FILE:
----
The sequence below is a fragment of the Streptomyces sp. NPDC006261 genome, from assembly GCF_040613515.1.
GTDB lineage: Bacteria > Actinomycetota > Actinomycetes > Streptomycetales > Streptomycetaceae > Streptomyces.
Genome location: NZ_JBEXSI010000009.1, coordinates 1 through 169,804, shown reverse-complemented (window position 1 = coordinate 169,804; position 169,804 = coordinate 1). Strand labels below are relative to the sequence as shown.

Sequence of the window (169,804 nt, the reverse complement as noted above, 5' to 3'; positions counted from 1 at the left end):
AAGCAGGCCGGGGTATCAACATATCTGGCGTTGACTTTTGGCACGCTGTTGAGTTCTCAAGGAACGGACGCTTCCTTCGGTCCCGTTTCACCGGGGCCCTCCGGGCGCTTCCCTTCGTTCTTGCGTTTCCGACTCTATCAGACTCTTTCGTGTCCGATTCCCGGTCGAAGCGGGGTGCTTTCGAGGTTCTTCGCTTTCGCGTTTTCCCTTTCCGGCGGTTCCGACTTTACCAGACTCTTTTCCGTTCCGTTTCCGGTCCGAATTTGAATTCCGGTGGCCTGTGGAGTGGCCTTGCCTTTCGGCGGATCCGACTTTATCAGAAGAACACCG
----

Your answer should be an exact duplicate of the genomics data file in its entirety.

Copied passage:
The sequence below is a fragment of the Streptomyces sp. NPDC006261 genome, from assembly GCF_040613515.1.
GTDB lineage: Bacteria > Actinomycetota > Actinomycetes > Streptomycetales > Streptomycetaceae > Streptomyces.
Genome location: NZ_JBEXSI010000009.1, coordinates 1 through 169,804, shown reverse-complemented (window position 1 = coordinate 169,804; position 169,804 = coordinate 1). Strand labels below are relative to the sequence as shown.

Sequence of the window (169,804 nt, the reverse complement as noted above, 5' to 3'; positions counted from 1 at the left end):
AAGCAGGCCGGGGTATCAACATATCTGGCGTTGACTTTTGGCACGCTGTTGAGTTCTCAAGGAACGGACGCTTCCTTCGGTCCCGTTTCACCGGGGCCCTCCGGGCGCTTCCCTTCGTTCTTGCGTTTCCGACTCTATCAGACTCTTTCGTGTCCGATTCCCGGTCGAAGCGGGGTGCTTTCGAGGTTCTTCGCTTTCGCGTTTTCCCTTTCCGGCGGTTCCGACTTTACCAGACTCTTTTCCGTTCCGTTTCCGGTCCGAATTTGAATTCCGGTGGCCTGTGGAGTGGCCTTGCCTTTCGGCGGATCCGACTTTATCAGAAGAACACCG